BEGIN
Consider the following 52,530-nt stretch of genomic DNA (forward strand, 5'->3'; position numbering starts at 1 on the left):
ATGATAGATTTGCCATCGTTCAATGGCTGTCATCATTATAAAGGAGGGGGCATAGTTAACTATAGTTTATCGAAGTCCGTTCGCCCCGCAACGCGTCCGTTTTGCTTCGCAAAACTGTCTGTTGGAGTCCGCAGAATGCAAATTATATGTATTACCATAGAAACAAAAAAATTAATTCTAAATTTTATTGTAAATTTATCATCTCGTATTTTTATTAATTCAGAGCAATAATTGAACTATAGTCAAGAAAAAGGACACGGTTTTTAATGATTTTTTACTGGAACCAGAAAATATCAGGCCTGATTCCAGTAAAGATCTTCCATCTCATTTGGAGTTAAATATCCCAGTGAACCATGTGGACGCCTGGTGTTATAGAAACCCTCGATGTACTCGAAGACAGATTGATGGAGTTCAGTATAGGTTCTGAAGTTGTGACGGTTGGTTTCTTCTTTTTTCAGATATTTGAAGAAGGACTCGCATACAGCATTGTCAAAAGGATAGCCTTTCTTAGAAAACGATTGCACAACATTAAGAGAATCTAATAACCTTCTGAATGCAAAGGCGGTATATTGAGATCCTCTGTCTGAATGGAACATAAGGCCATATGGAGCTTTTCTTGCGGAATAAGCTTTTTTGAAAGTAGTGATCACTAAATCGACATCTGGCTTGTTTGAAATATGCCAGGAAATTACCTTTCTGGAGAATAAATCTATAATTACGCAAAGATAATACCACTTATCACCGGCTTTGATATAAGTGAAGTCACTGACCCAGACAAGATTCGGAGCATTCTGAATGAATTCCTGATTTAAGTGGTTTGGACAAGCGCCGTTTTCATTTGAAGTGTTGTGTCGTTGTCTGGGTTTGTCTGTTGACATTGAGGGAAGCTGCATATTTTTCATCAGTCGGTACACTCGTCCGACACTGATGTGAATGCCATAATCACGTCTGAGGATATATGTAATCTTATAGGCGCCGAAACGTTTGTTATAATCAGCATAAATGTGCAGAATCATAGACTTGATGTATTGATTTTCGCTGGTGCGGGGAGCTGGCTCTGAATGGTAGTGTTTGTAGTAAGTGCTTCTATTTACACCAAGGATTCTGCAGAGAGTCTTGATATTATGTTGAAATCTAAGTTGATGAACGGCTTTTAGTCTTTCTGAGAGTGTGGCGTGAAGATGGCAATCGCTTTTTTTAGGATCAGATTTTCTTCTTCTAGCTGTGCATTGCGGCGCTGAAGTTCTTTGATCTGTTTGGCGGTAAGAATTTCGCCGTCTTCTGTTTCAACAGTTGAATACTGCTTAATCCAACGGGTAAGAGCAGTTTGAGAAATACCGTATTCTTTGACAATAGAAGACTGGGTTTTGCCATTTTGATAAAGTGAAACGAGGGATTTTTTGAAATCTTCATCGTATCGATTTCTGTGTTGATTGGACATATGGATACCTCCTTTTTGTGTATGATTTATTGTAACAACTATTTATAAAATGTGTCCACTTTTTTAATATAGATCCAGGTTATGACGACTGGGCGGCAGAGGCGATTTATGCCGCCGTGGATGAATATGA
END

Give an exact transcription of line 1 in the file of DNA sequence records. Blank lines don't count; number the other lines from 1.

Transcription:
Consider the following 52,530-nt stretch of genomic DNA (forward strand, 5'->3'; position numbering starts at 1 on the left):